10 top tips to help teachers survive report-writing season

10 top tips to help teachers survive report-writing season

Your son is a saint – unfortunately the saint I refer to is the patron saint of fools


You've marked your last assessment, planned your final lessons and you can nearly feel the drink in your hand and the sun on your back. The only thing standing between you and your summer holiday? A mountain of reports to write.

Here, we ask teachers to share their tips and hacks for getting through report season. Got a tip to share? Head to @EdCentral on Twitter and tell us your finest.

Be personal

Students and parents value reports most when it's clear that the teacher really knows the child. So rather than write lots that is vague, try to hone in on the one thing that distinguishes that student from others.

Did they ask a perceptive question recently? Persist with a piece of work they found difficult? Score a goal they couldn't stop talking about? One of our teachers says: "I always start with a really specific example of something – anything – they've done well; it's so much more engaging than, 'Jonny has made good progress this term.'"

Have a word count

If your school policy allows it, stick to specific things the student has done well and one thing that you'd like to see the student do to improve further. It's easy to slip into the mindset that writing more is better, but it takes more time and weakens your message. Many schools have a word limit for reports, but if not, a self-imposed one can focus your thoughts.

Avoid jargon

So the student has achieved a level 7b in their paper 2? That might make sense in the staffroom, but most parents don't have specialist knowledge of the education system. And with GCSE grades changing to numbers, removal of national curriculum levels and a system where a level 5 has no relation to a GCSE grade 5 – there's plenty of room for confusion.

Imagine you're speaking to a friend or family member who's not a teacher – picturing how furrowed (or otherwise) their brow is can be a useful guide to helping you explain things in a way that doesn't require your reader to have QTS.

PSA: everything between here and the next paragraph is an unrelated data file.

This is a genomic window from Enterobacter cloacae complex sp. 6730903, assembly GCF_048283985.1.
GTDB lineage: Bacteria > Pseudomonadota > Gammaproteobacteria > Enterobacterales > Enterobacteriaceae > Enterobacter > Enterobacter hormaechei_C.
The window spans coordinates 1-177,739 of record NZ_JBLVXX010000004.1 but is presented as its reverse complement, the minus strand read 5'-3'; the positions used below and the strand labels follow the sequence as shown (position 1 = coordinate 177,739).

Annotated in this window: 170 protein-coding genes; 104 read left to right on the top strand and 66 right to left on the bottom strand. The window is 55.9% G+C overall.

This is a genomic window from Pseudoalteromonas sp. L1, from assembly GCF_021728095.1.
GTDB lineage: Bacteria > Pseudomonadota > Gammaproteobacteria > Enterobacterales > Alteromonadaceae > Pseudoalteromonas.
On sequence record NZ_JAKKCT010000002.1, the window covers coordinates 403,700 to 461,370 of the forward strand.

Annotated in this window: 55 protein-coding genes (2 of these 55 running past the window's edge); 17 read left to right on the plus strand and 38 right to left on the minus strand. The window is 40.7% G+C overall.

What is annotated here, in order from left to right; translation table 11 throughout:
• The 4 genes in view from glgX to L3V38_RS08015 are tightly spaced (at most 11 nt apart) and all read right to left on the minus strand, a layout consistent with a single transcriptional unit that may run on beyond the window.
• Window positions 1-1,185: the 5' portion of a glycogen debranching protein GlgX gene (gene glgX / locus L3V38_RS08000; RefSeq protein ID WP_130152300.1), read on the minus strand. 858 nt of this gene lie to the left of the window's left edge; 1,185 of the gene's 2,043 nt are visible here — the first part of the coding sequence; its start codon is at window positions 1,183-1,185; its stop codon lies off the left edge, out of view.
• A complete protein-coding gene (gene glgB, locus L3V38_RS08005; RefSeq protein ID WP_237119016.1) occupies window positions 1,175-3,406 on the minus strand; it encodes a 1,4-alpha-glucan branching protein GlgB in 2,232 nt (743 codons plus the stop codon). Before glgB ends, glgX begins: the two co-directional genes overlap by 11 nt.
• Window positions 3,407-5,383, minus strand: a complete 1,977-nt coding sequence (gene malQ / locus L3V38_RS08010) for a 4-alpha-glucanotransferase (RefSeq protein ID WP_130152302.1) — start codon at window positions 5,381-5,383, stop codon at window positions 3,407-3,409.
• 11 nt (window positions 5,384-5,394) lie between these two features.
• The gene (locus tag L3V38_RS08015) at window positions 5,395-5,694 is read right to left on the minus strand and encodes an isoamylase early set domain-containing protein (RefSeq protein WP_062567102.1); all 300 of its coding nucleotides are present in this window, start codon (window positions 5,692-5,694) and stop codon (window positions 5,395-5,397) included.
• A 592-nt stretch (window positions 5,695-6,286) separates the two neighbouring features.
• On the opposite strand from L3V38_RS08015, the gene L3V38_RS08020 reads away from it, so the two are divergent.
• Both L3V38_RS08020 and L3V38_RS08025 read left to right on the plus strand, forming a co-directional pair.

Tread the line between positivity and honesty

There's been a tendency in recent years for schools to only make positive comments in reports, resulting in platitudes that don't move anybody forward. The teacher who (really) wrote, "Your son is a saint - unfortunately the saint I refer to is the patron saint of fools" may have gone a little far. That said, parents appreciate straightforward comments like "behaviour remains unfocused at times". If your school insists on unadulterated positivity, practise your euphemisms. We can all picture what a child described as "lively", "spirited" and "knowing their own mind" might be like...

Copy and paste can be your friend

Bad cutting and pasting is the enemy of good report writing but, used judiciously, it can speed you up without sacrificing that personal touch. One of our teachers said that after a positive comment and a target, she cuts and pastes a generic section outlining the course of study and key learning outcomes. This is followed by a closing statement which highlights the thing it's most important for that student to keep doing and thanking them for what they've done.

Work out your strategy

Find your way of getting through reports. Another of our teachers writes a whole set of reports for one class then divides them into three themes: excellent, good but some improvement needed and concern. "I use these as templates for every other class, tweaking them to make them personal," they say. Some schools use comment banks which work in a similar way.

Find a proof reader

Fatigue, repetition and haste can all combine to let typos creep in. Gendered pronouns that you may have cut and pasted can be a particular killer. It's hard to spot your own errors so a bribable partner or friend who can offer a fresh pair of eyes can be invaluable.

Remember that reports aren't the be-all and end-all

Students' reports are only a small part of the meaningful and ongoing dialogue you have with your learners. Often the most important and impactful things you say will be when you greet them at the door, sit beside them as they struggle or praise them when you pass them in the corridor the day after they've done something brilliant. Reports need to be kept in perspective – they matter, but they are far from the most important thing you do.

Be kind to yourself

Sitting down to write reports at the end of a full day of teaching can be exhausting, so it's more important than ever to look after yourself. Block off the time for the task (with sensible breaks), turn off notifications or apps that will disturb you and, most importantly, plan something fun to do when you finish.

If all that fails… consider not doing them!

Increasing numbers of schools are abandoning written reports altogether. "We do two very short progress checks a year and four reports, but they're only for students we're concerned about," says one of our teachers. "An extra written report was a huge admin burden, and we've had no parents complain that they're gone."

With thanks to Claire Young, Chris Mattley, Kate Barnes and Clare Mellor for sharing their advice.

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